The Lion King




With its photorealistic reinvention of its 1994 cartoon classic, Disney hoists technology into a whole new art form.


The Lion King

Can you feel the love tonight? King Mufasa and Sarabi


The conceit of it. Disney’s 1994 animated classic, the first not to be based on a previous source, won the Golden Globe for best film, was the highest-grossing picture of the year, became the top-selling home video of all-time, spawned two direct-to-video sequels, two TV spin-offs and a Broadway show that has become the highest-grossing musical of all time. While Disney has been transforming its back catalogue of cartoons into live-action hits, The Lion King seemed a leap too far. How do you improve on a film that was so moving, so funny, so visually advanced and that several generations know by heart?


As the world celebrates the fiftieth anniversary of the scientific miracle that was the Apollo 11 moon landing, the cinema now presents its own technological marvel, both a photorealistic reimagining of a cartoon classic and a recreation of an earthly paradise that is fast disappearing: the African savannah. Soon, the staggering beauty and infinite variety of this ‘prideland’ may only be available to us through the magic of animation.


The onerous task of overseeing this ambitious project fell to Jon Favreau, director of the Disney remake The Jungle Book (2016). It seems he knew what he was up against. He says, “I felt a tremendous responsibility not to screw it up.” Well, Sir, you didn’t.


Practically everybody on the planet must recall the breath-stealing prologue of the original film and here, after a handful of seconds of natural quiet, the first chords of Elton John’s music burst upon the screen, leading to one of the most awesome cinematic openings in recent memory. It’s hard to separate the real from the computer-generated and so when the lions start to talk in English, it takes a moment of readjustment. And they also get to sing Elton John songs, but the visuals are so potent and Tim Rice’s lyrics so sly (“Chimps are going ape, the vultures have a hunch...") that the seduction doesn’t take long.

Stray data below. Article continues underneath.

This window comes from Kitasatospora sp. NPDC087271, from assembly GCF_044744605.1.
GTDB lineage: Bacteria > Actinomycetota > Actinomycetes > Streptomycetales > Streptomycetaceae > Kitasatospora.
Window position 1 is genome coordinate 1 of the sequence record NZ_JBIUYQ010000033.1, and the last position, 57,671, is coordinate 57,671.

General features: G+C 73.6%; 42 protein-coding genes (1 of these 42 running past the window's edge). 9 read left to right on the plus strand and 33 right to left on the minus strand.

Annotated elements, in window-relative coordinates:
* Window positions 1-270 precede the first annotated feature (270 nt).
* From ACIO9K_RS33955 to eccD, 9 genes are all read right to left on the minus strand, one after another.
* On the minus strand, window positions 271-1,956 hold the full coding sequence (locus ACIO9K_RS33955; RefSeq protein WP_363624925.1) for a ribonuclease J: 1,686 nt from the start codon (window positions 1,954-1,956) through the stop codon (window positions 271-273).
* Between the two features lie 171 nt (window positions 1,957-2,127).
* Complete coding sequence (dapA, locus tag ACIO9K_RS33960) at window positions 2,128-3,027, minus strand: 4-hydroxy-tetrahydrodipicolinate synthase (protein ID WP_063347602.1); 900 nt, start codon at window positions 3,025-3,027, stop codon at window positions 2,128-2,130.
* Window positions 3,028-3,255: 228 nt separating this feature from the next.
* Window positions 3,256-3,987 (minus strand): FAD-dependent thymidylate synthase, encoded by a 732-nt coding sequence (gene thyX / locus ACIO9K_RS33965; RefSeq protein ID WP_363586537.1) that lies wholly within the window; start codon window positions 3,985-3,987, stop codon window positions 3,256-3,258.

The imagery alone should mark out Favreau’s The Lion King as a modern classic, but there’s that wonderful score by Hans Zimmer, the indelible characters, some ingenious segues and a story as old as time (partly drawn from Hamlet). With the material’s added realism, a number of scenes come with a new visceral force and the PG certificate (for “mild threat and violence”) should be heeded. Yet while the film is unafraid to present a bleak dystopia under the auspices of Simba’s Machiavellian uncle Scar, there’s lashings of humour, too. As the flatulent warthog Pumbaa, Seth Rogen brings his own inimitable talent (and laugh), and John Oliver as the pompous hornbill Zazu is a satisfactory replacement for Rowan Atkinson’s original reading of the role.


At the time of writing, Disney has brought us the five highest-grossing films of 2019. Now that The Lion King enters the box-office pridelands, the company has something that it can be really proud of.  




Voices of  Donald Glover, Seth Rogen, Chiwetel Ejiofor, Alfre Woodard, Billy Eichner, John Kani, John Oliver, Florence Kasumba, Eric Andre, Keegan-Michael Key, JD McCrary, Shahadi Wright Joseph, Beyoncé Knowles-Carter, James Earl Jones, Amy Sedaris.


Dir Jon Favreau, Pro Jon Favreau, Jeffrey Silver and Karen Gilchrist, Screenplay Jeff Nathanson, Ph Caleb Deschanel, Pro Des James Chinlund, Ed Adam Gerstel and Mark Livolsi, Music Hans Zimmer; songs by Elton John (music) and Tim Rice (lyrics).


Walt Disney Pictures/Fairview Entertainment-Walt Disney.

118 mins. USA. 2019. Rel: 19 July 2019. Cert. PG.